17 November 2010

Something Boro-ed- THE TOURNAMENT Review

It's taken me a while to get to this one, having first heard about it three years ago. As opinionated as I am on the subject of films, and as eager as I am to try and make films or watch people from the area make films, I was always going to get around to the Middlesbrough-set action thriller The Tournament.

As you might suspect, it's about a tournament. To wit, a tournament in which the world's greatest assassins compete to be the last man standing, earning the distinction of being the world's single greatest assassin and winning a $10 million prize. This contest descends on an out-of-the-way town or city, once every seven years, and now it's Middlesbrough's turn. The contestants include a nutty Texan killer, a vengeful former winner, a hit-lady with a secret, and quite unwittingly, an alcoholic priest who's never resorted to violence in his life.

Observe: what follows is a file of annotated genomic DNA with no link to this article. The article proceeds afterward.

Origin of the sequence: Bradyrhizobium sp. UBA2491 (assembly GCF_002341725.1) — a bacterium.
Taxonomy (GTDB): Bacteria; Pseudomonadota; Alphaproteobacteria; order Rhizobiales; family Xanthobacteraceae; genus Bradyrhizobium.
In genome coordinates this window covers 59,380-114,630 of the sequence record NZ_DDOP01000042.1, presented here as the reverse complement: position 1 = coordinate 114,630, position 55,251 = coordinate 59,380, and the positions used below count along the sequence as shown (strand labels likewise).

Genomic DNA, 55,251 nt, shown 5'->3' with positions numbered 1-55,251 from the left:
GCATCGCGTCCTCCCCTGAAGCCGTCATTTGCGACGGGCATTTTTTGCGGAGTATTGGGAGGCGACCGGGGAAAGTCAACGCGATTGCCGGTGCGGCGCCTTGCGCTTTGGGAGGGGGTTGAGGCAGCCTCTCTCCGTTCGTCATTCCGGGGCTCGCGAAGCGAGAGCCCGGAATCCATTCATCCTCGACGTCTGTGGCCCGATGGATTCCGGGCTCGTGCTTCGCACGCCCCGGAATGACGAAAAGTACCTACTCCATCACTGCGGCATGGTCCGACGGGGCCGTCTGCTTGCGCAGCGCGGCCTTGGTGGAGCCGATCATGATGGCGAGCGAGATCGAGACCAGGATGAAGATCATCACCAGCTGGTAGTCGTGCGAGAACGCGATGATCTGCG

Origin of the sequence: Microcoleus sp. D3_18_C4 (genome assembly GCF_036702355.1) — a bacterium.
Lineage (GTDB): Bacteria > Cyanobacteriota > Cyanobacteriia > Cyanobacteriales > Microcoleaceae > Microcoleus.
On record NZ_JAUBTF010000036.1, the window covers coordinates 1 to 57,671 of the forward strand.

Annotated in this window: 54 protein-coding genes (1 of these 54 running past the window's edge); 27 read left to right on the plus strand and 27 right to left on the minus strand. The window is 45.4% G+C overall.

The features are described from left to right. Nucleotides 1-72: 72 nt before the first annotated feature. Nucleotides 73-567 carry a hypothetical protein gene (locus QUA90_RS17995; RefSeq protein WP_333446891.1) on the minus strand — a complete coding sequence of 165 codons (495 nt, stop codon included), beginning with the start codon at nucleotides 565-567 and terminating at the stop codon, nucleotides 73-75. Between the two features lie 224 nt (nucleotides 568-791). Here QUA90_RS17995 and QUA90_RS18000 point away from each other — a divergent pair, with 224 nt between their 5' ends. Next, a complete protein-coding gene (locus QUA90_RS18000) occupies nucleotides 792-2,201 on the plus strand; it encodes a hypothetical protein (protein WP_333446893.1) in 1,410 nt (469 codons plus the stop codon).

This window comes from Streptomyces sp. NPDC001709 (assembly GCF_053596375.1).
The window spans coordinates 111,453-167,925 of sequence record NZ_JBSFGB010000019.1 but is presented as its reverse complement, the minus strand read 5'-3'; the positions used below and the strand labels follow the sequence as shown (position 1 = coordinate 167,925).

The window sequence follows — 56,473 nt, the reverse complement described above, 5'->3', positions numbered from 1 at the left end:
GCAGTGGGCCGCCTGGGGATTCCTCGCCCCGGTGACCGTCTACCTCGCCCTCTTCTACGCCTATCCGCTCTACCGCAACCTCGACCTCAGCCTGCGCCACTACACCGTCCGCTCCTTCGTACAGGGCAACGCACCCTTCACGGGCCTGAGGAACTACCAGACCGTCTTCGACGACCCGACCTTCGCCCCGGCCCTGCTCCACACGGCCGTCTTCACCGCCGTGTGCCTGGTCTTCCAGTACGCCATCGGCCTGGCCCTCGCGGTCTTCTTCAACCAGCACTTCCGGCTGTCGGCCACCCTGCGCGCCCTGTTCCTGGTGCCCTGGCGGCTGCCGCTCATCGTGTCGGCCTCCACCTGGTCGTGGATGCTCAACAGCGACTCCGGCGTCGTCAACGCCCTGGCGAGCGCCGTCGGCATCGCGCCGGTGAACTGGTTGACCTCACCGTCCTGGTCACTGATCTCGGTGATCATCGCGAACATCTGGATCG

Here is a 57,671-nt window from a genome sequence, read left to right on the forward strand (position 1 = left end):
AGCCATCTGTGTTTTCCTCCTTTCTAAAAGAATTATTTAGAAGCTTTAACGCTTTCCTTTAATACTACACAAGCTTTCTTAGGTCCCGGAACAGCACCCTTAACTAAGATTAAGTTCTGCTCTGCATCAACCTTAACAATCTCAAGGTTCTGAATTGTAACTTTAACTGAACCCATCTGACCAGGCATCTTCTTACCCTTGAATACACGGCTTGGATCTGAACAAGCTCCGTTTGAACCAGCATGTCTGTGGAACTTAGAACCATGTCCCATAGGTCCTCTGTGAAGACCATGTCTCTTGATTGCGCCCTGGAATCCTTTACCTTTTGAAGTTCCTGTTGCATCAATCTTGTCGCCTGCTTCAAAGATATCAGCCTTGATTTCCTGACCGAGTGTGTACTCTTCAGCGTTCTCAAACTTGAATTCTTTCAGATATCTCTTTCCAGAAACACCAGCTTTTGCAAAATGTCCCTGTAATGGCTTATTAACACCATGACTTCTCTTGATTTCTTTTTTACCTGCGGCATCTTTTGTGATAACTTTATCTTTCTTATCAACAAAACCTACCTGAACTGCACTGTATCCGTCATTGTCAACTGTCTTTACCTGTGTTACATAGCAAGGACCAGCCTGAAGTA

The Tournament is the kind of film that confused people will equate with the work of Quentin Tarantino. The kind of person who can only elaborate on this comparison by saying "it's violent". Tarantino's films are much more about a cinematic literacy that often overpowers whichever crime story is being told, in which violence happens to occur every so often. With only Ving Rhames, Marsellus Wallace from Pulp Fiction himself, to corroborate the likeness to Tarantino, I think that films like this owe more to the visual style and convenient storytelling of Tony Scott, the minor Scott who has worked prolifically through the 90s and will come out with Unstoppable in a few weeks' time.